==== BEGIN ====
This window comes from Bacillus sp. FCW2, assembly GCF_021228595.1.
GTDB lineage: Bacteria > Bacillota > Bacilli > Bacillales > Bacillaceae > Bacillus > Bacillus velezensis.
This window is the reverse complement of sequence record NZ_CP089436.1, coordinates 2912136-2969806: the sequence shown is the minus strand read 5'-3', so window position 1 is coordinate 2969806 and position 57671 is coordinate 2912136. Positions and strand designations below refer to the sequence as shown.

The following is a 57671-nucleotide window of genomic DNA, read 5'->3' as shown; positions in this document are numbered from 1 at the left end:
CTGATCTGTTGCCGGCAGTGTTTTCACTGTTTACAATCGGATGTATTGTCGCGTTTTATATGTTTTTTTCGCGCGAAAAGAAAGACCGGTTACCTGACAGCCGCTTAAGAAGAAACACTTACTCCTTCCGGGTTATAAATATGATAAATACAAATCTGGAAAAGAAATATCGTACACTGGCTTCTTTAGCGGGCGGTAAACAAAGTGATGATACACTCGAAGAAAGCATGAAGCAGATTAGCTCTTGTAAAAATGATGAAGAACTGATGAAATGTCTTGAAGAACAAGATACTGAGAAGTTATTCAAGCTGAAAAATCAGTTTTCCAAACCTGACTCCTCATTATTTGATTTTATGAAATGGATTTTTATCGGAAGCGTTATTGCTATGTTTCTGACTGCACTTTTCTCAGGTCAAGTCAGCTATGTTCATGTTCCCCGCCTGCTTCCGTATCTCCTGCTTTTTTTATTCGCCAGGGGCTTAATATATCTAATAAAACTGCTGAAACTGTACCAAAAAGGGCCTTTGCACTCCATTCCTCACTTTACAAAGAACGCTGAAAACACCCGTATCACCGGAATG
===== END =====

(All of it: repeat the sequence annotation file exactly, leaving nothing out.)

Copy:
This window comes from Bacillus sp. FCW2, assembly GCF_021228595.1.
GTDB lineage: Bacteria > Bacillota > Bacilli > Bacillales > Bacillaceae > Bacillus > Bacillus velezensis.
This window is the reverse complement of sequence record NZ_CP089436.1, coordinates 2912136-2969806: the sequence shown is the minus strand read 5'-3', so window position 1 is coordinate 2969806 and position 57671 is coordinate 2912136. Positions and strand designations below refer to the sequence as shown.

The following is a 57671-nucleotide window of genomic DNA, read 5'->3' as shown; positions in this document are numbered from 1 at the left end:
CTGATCTGTTGCCGGCAGTGTTTTCACTGTTTACAATCGGATGTATTGTCGCGTTTTATATGTTTTTTTCGCGCGAAAAGAAAGACCGGTTACCTGACAGCCGCTTAAGAAGAAACACTTACTCCTTCCGGGTTATAAATATGATAAATACAAATCTGGAAAAGAAATATCGTACACTGGCTTCTTTAGCGGGCGGTAAACAAAGTGATGATACACTCGAAGAAAGCATGAAGCAGATTAGCTCTTGTAAAAATGATGAAGAACTGATGAAATGTCTTGAAGAACAAGATACTGAGAAGTTATTCAAGCTGAAAAATCAGTTTTCCAAACCTGACTCCTCATTATTTGATTTTATGAAATGGATTTTTATCGGAAGCGTTATTGCTATGTTTCTGACTGCACTTTTCTCAGGTCAAGTCAGCTATGTTCATGTTCCCCGCCTGCTTCCGTATCTCCTGCTTTTTTTATTCGCCAGGGGCTTAATATATCTAATAAAACTGCTGAAACTGTACCAAAAAGGGCCTTTGCACTCCATTCCTCACTTTACAAAGAACGCTGAAAACACCCGTATCACCGGAATG